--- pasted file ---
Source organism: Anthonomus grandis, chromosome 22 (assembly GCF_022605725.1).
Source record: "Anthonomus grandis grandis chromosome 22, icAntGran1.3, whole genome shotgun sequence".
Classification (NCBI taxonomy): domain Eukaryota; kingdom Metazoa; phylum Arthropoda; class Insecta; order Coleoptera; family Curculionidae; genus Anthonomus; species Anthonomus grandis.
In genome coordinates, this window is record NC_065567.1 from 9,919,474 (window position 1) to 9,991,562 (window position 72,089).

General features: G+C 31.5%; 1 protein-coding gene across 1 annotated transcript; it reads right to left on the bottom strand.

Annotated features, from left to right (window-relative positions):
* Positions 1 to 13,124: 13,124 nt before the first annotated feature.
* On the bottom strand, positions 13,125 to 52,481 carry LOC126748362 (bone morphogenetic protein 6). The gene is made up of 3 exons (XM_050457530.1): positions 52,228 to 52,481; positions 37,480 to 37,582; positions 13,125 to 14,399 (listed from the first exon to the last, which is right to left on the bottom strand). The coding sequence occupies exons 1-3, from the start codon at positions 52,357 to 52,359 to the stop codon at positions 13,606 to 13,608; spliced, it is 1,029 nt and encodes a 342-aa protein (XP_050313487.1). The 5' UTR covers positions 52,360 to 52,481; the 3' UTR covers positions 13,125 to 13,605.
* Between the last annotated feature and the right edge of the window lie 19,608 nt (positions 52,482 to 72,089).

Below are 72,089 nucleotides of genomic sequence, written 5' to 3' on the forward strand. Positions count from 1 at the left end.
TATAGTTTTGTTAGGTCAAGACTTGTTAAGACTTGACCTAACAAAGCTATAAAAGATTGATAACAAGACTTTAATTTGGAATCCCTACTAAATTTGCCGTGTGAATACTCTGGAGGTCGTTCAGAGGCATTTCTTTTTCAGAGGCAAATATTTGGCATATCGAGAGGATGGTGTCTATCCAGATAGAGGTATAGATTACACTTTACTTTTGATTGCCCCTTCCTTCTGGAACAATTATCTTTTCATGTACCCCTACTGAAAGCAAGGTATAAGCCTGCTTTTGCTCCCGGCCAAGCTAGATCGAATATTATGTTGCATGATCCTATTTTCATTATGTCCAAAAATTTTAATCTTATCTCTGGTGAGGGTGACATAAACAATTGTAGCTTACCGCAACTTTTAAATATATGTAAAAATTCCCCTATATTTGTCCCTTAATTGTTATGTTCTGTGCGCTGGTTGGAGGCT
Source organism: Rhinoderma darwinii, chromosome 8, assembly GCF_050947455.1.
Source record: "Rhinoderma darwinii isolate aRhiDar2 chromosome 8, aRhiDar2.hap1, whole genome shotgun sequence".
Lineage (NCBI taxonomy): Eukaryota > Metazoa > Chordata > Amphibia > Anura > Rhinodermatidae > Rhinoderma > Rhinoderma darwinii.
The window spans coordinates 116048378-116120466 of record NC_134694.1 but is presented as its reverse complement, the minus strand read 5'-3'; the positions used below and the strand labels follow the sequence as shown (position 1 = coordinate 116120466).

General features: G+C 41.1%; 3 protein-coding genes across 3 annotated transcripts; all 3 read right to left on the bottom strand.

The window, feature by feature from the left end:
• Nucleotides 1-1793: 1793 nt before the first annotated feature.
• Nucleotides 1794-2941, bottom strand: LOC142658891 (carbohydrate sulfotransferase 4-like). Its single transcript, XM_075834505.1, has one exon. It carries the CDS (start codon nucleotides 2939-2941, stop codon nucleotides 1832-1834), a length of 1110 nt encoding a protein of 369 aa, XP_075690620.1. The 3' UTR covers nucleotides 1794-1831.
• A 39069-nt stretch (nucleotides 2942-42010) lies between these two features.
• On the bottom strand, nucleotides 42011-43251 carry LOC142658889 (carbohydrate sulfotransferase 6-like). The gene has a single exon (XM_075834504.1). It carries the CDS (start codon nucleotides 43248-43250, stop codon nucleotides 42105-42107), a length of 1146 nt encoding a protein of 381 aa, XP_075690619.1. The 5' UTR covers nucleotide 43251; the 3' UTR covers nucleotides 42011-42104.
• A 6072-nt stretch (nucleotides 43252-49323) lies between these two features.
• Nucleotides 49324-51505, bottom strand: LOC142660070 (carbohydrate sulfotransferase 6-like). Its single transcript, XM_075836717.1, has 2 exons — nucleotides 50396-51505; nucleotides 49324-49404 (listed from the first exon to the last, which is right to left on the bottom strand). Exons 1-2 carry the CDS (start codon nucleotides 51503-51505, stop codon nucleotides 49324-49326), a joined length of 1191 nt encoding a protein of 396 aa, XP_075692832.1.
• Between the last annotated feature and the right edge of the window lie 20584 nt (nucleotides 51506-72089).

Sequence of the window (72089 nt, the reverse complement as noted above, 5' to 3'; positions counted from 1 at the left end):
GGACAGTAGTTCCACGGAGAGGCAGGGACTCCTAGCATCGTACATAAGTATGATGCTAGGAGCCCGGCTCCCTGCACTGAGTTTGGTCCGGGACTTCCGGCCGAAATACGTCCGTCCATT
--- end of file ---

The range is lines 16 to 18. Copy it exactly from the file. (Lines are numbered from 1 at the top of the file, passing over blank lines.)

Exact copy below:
General features: G+C 41.1%; 3 protein-coding genes across 3 annotated transcripts; all 3 read right to left on the bottom strand.

The window, feature by feature from the left end:
• Nucleotides 1-1793: 1793 nt before the first annotated feature.